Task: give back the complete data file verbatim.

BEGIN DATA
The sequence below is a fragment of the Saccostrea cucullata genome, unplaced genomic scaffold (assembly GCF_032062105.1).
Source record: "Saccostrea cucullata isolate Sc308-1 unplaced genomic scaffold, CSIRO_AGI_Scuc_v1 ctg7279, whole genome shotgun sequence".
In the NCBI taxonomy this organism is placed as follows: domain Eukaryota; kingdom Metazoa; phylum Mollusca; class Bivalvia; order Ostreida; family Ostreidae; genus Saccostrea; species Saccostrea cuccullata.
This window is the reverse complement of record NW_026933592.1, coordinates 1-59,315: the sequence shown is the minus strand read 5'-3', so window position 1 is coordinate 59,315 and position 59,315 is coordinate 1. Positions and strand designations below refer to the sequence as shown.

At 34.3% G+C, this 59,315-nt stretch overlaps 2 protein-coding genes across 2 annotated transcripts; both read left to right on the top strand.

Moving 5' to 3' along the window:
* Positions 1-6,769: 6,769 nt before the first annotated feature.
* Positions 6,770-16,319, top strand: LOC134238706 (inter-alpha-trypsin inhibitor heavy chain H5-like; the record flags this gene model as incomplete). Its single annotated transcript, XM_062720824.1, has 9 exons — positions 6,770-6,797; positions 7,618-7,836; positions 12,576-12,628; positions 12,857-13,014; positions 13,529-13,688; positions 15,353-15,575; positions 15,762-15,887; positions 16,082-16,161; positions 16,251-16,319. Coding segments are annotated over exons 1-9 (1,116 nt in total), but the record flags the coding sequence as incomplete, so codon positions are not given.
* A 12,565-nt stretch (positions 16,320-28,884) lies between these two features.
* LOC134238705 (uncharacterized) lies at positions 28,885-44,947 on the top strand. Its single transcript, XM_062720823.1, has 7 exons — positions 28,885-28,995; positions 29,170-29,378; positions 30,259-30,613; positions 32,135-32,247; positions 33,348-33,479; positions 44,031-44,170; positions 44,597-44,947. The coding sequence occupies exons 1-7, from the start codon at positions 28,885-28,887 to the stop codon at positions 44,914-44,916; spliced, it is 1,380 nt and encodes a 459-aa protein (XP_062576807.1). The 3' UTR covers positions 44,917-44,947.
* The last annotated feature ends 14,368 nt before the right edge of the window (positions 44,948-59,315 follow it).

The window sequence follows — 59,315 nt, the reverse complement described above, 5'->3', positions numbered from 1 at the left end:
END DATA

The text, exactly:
The sequence below is a fragment of the Saccostrea cucullata genome, unplaced genomic scaffold (assembly GCF_032062105.1).
Source record: "Saccostrea cucullata isolate Sc308-1 unplaced genomic scaffold, CSIRO_AGI_Scuc_v1 ctg7279, whole genome shotgun sequence".
In the NCBI taxonomy this organism is placed as follows: domain Eukaryota; kingdom Metazoa; phylum Mollusca; class Bivalvia; order Ostreida; family Ostreidae; genus Saccostrea; species Saccostrea cuccullata.
This window is the reverse complement of record NW_026933592.1, coordinates 1-59,315: the sequence shown is the minus strand read 5'-3', so window position 1 is coordinate 59,315 and position 59,315 is coordinate 1. Positions and strand designations below refer to the sequence as shown.

At 34.3% G+C, this 59,315-nt stretch overlaps 2 protein-coding genes across 2 annotated transcripts; both read left to right on the top strand.

Moving 5' to 3' along the window:
* Positions 1-6,769: 6,769 nt before the first annotated feature.
* Positions 6,770-16,319, top strand: LOC134238706 (inter-alpha-trypsin inhibitor heavy chain H5-like; the record flags this gene model as incomplete). Its single annotated transcript, XM_062720824.1, has 9 exons — positions 6,770-6,797; positions 7,618-7,836; positions 12,576-12,628; positions 12,857-13,014; positions 13,529-13,688; positions 15,353-15,575; positions 15,762-15,887; positions 16,082-16,161; positions 16,251-16,319. Coding segments are annotated over exons 1-9 (1,116 nt in total), but the record flags the coding sequence as incomplete, so codon positions are not given.
* A 12,565-nt stretch (positions 16,320-28,884) lies between these two features.
* LOC134238705 (uncharacterized) lies at positions 28,885-44,947 on the top strand. Its single transcript, XM_062720823.1, has 7 exons — positions 28,885-28,995; positions 29,170-29,378; positions 30,259-30,613; positions 32,135-32,247; positions 33,348-33,479; positions 44,031-44,170; positions 44,597-44,947. The coding sequence occupies exons 1-7, from the start codon at positions 28,885-28,887 to the stop codon at positions 44,914-44,916; spliced, it is 1,380 nt and encodes a 459-aa protein (XP_062576807.1). The 3' UTR covers positions 44,917-44,947.
* The last annotated feature ends 14,368 nt before the right edge of the window (positions 44,948-59,315 follow it).

The window sequence follows — 59,315 nt, the reverse complement described above, 5'->3', positions numbered from 1 at the left end: